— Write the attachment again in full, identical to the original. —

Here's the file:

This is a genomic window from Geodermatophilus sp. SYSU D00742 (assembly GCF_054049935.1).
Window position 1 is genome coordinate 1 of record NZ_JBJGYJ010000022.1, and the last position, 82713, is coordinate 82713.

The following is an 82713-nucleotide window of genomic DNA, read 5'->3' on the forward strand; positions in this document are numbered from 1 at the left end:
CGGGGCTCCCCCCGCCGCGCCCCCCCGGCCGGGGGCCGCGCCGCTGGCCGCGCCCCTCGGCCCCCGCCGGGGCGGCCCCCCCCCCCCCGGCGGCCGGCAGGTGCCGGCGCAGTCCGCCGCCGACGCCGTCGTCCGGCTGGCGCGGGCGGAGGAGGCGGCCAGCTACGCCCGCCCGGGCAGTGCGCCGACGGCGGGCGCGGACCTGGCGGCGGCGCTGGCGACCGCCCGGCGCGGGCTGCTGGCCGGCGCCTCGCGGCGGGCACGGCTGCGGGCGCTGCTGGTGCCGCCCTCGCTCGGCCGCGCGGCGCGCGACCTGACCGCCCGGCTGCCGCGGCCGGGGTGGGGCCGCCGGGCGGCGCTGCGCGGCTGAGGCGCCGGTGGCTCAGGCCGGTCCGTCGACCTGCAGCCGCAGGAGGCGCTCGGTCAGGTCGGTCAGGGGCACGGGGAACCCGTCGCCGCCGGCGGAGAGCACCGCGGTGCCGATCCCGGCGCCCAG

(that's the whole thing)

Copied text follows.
This is a genomic window from Geodermatophilus sp. SYSU D00742 (assembly GCF_054049935.1).
Window position 1 is genome coordinate 1 of record NZ_JBJGYJ010000022.1, and the last position, 82713, is coordinate 82713.

The following is an 82713-nucleotide window of genomic DNA, read 5'->3' on the forward strand; positions in this document are numbered from 1 at the left end:
CGGGGCTCCCCCCGCCGCGCCCCCCCGGCCGGGGGCCGCGCCGCTGGCCGCGCCCCTCGGCCCCCGCCGGGGCGGCCCCCCCCCCCCCGGCGGCCGGCAGGTGCCGGCGCAGTCCGCCGCCGACGCCGTCGTCCGGCTGGCGCGGGCGGAGGAGGCGGCCAGCTACGCCCGCCCGGGCAGTGCGCCGACGGCGGGCGCGGACCTGGCGGCGGCGCTGGCGACCGCCCGGCGCGGGCTGCTGGCCGGCGCCTCGCGGCGGGCACGGCTGCGGGCGCTGCTGGTGCCGCCCTCGCTCGGCCGCGCGGCGCGCGACCTGACCGCCCGGCTGCCGCGGCCGGGGTGGGGCCGCCGGGCGGCGCTGCGCGGCTGAGGCGCCGGTGGCTCAGGCCGGTCCGTCGACCTGCAGCCGCAGGAGGCGCTCGGTCAGGTCGGTCAGGGGCACGGGGAACCCGTCGCCGCCGGCGGAGAGCACCGCGGTGCCGATCCCGGCGCCCAG